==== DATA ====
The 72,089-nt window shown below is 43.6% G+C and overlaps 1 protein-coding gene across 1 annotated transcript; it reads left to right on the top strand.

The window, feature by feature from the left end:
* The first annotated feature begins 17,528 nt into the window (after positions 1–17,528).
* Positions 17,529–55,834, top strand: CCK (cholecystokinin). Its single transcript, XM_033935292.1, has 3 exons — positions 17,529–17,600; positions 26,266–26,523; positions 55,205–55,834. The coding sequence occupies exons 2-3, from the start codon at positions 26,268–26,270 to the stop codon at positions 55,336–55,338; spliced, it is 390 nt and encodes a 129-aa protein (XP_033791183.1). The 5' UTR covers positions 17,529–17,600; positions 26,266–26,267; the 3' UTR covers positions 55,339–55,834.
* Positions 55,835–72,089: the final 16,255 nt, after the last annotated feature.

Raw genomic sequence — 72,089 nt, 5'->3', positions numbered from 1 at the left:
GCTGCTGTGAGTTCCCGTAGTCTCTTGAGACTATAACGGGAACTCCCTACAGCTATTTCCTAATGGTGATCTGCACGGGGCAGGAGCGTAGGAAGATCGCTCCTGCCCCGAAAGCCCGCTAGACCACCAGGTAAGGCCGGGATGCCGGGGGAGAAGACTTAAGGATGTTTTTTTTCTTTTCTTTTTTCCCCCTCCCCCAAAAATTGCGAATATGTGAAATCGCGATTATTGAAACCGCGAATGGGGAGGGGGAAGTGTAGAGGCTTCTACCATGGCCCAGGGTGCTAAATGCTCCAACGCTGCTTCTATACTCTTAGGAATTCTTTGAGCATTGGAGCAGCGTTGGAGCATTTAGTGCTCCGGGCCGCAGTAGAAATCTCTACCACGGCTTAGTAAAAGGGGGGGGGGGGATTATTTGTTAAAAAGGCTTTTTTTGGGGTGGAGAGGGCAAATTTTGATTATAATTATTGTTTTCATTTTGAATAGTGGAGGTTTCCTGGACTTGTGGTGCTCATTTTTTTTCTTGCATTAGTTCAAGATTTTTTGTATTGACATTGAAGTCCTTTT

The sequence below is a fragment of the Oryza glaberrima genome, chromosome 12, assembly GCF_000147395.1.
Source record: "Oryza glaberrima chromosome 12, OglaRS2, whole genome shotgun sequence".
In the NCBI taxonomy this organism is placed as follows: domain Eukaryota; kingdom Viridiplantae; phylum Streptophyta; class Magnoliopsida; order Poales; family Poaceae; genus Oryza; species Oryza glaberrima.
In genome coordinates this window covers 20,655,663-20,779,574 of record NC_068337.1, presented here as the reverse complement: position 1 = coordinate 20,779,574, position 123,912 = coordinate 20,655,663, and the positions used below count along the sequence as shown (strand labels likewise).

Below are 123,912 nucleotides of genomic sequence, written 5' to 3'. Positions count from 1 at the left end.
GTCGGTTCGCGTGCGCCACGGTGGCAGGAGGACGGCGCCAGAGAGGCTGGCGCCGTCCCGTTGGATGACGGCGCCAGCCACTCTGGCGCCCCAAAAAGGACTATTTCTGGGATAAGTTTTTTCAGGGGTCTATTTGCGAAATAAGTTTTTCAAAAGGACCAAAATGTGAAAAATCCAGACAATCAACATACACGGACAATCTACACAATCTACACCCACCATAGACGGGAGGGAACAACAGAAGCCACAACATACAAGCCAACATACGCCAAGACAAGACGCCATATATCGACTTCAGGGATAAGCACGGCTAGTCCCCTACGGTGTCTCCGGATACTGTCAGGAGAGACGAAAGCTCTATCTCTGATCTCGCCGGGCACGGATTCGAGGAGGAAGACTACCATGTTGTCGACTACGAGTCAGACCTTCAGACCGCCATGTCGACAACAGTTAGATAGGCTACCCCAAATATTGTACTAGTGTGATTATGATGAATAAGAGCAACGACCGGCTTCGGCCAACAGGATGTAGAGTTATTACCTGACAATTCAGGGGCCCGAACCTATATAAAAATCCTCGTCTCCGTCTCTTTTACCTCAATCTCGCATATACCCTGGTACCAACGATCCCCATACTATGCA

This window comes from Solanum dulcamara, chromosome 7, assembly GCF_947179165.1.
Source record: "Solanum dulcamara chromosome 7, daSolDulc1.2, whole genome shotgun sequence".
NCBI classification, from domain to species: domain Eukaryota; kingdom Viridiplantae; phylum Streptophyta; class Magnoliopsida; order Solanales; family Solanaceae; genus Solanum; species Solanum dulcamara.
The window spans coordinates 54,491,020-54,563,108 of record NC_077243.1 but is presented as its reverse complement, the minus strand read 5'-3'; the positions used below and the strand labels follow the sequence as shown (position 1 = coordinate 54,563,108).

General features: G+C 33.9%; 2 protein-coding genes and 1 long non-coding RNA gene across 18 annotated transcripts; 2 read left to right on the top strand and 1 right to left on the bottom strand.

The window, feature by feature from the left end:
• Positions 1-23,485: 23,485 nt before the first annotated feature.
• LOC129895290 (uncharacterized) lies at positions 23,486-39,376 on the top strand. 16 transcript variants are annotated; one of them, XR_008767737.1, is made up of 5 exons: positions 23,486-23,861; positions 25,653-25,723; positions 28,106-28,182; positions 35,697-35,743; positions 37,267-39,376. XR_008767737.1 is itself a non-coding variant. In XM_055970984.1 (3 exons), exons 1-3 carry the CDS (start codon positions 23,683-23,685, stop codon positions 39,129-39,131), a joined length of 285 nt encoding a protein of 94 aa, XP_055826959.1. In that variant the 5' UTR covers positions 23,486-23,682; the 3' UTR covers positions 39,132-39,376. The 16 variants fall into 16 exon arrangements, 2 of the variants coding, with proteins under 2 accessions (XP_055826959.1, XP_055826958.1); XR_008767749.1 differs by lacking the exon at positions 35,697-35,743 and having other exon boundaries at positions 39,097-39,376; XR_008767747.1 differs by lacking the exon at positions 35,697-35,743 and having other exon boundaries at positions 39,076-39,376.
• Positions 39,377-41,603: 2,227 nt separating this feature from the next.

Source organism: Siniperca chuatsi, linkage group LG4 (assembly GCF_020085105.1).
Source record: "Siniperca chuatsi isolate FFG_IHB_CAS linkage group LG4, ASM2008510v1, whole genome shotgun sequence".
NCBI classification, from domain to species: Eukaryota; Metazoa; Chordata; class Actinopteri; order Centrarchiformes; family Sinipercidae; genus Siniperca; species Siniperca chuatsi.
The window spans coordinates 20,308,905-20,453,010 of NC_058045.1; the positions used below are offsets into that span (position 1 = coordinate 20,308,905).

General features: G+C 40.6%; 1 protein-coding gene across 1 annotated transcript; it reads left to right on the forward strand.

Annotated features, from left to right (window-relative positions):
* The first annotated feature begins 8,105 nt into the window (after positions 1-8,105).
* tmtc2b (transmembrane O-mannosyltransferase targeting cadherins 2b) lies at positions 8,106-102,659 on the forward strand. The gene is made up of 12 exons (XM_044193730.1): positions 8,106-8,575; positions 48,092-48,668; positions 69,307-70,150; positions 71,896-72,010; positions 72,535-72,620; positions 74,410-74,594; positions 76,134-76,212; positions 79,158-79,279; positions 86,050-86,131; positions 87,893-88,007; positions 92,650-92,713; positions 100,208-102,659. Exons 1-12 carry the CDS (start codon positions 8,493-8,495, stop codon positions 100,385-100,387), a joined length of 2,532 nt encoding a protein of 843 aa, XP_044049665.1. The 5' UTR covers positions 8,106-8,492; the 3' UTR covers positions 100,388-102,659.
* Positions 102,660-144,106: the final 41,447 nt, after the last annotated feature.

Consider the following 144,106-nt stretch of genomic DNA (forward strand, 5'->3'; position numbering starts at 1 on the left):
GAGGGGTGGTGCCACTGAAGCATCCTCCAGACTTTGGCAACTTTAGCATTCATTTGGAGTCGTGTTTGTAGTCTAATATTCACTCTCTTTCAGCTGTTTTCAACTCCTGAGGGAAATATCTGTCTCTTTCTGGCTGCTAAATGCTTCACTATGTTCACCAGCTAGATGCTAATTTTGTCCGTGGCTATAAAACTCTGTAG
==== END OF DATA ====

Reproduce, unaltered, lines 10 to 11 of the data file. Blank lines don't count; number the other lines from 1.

In the NCBI taxonomy this organism is placed as follows: domain Eukaryota; kingdom Viridiplantae; phylum Streptophyta; class Magnoliopsida; order Poales; family Poaceae; genus Oryza; species Oryza glaberrima.
In genome coordinates this window covers 20,655,663-20,779,574 of record NC_068337.1, presented here as the reverse complement: position 1 = coordinate 20,779,574, position 123,912 = coordinate 20,655,663, and the positions used below count along the sequence as shown (strand labels likewise).